Wall Street had a brutal 2022, as surging U.S. inflation has prompted the most aggressive Federal Reserve rate hike campaign in decades, raising fears about a potential recession.

All three major indexes suffered their worst year since 2008. The Dow dropped 8.8 percent in 2022, while the S&P 500 tanked 19.4 percent and the technology-heavy Nasdaq slumped 33.1 percent.

Despite the steep sell-off, many analysts believe that the market’s pain may not be over yet, warning of downside risks, especially in the near term, as lagging effects of tighter monetary policy work their way through the economy.

The S&P 500 Index is expected to fall about 9 percent in the next three months before rebounding after the Fed’s tightening cycle ends in May, strategists at Goldman Sachs Research said in the team’s year-ahead outlook.

They forecast the benchmark to turn out flat returns and no growth in earnings in 2023.

The Fed has raised interest rates by a total of 425 basis points since March 2022 in an aggressive bid to rein in inflation and signalled more rate hikes on the way through next year.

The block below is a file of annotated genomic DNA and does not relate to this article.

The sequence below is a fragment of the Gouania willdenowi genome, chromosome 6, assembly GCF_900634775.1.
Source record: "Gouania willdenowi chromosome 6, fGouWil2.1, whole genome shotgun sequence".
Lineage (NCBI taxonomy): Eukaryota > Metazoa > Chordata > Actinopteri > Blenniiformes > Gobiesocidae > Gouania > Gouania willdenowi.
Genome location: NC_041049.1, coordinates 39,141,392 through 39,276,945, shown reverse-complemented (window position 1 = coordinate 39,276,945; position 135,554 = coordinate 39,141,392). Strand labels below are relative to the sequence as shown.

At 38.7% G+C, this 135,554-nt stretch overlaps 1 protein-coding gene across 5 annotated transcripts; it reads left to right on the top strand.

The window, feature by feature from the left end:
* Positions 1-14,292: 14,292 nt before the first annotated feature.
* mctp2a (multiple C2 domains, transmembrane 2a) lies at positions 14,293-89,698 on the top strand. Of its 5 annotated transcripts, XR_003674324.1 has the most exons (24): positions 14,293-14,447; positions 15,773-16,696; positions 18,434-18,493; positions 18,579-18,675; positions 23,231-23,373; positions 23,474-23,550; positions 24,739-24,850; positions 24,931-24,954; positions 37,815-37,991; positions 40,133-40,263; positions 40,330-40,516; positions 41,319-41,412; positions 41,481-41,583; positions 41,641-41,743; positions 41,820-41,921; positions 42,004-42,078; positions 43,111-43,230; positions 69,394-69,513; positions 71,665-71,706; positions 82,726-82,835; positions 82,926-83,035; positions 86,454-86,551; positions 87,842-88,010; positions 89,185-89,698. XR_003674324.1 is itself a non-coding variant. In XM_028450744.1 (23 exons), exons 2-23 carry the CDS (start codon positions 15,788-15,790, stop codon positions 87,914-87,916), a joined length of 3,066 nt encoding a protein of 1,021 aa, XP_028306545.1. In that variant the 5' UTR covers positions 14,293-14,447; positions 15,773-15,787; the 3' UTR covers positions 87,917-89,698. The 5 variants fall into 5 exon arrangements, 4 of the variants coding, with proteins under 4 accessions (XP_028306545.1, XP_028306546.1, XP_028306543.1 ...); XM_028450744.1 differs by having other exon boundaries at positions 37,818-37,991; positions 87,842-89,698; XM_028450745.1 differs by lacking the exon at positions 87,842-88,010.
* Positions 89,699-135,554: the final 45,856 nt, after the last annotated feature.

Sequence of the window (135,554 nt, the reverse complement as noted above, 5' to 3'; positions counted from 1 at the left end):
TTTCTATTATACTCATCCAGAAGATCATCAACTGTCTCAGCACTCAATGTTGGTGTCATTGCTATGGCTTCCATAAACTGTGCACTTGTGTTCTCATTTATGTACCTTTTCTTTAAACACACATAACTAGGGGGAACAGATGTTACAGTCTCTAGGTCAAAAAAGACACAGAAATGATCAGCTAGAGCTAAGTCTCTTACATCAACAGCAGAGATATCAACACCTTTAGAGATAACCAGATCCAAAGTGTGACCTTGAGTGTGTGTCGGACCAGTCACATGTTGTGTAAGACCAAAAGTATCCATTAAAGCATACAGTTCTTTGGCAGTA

The rapid increase in interest rates has sharply driven up the cost of capital for U.S. firms, which has translated into a drop in valuations, especially in growth stocks.

Goldman Sachs strategists expect the weighted average cost of capital for U.S. companies to remain high in 2023.

“The Fed will likely seek to keep financial conditions sufficiently tight to maintain below-trend economic growth and contain inflation,” they said, noting “this policy means limited valuation expansion and limited upside to equities, a key component of financial conditions.”

“While not our economists’ base case, a U.S. recession is forecast to spark around a 20 percent decline in the S&P 500,” they added.

The average forecast expects the S&P 500 to end 2023 at 4,009, according to Bloomberg, representing an increase of 4.4 percent from Friday’s close of 3,839.5. While varying in their predictions of the target price, most analysts warned that the market could get worse before getting better amid a challenging macro picture.

Economists and strategists at Bank of America Global Research said the upcoming year should be a story of two halves with corporate earnings and economic growth under pressure in the next several months.

They expect to see the S&P 500 dipping to as low as 3,000 in the first half on recession risks, earnings cuts, and elevated rates, adding “the backdrop for stocks should be better in the later half.”

The bank sets a 2023 year-end target of 4,000 on the benchmark index as annual earnings per share for the S&P 500 are seen declining 9 percent next year to 200 U.S. dollars.

“This sell-off combined with disinflation, rising unemployment and declining corporate sentiment should be enough for the Fed to start signalling a pivot, pushing the S&P 500 to 4,200 by year-end 2023,” said Dubravko Lakos-Bujas, chief equity strategist at J.P. Morgan.


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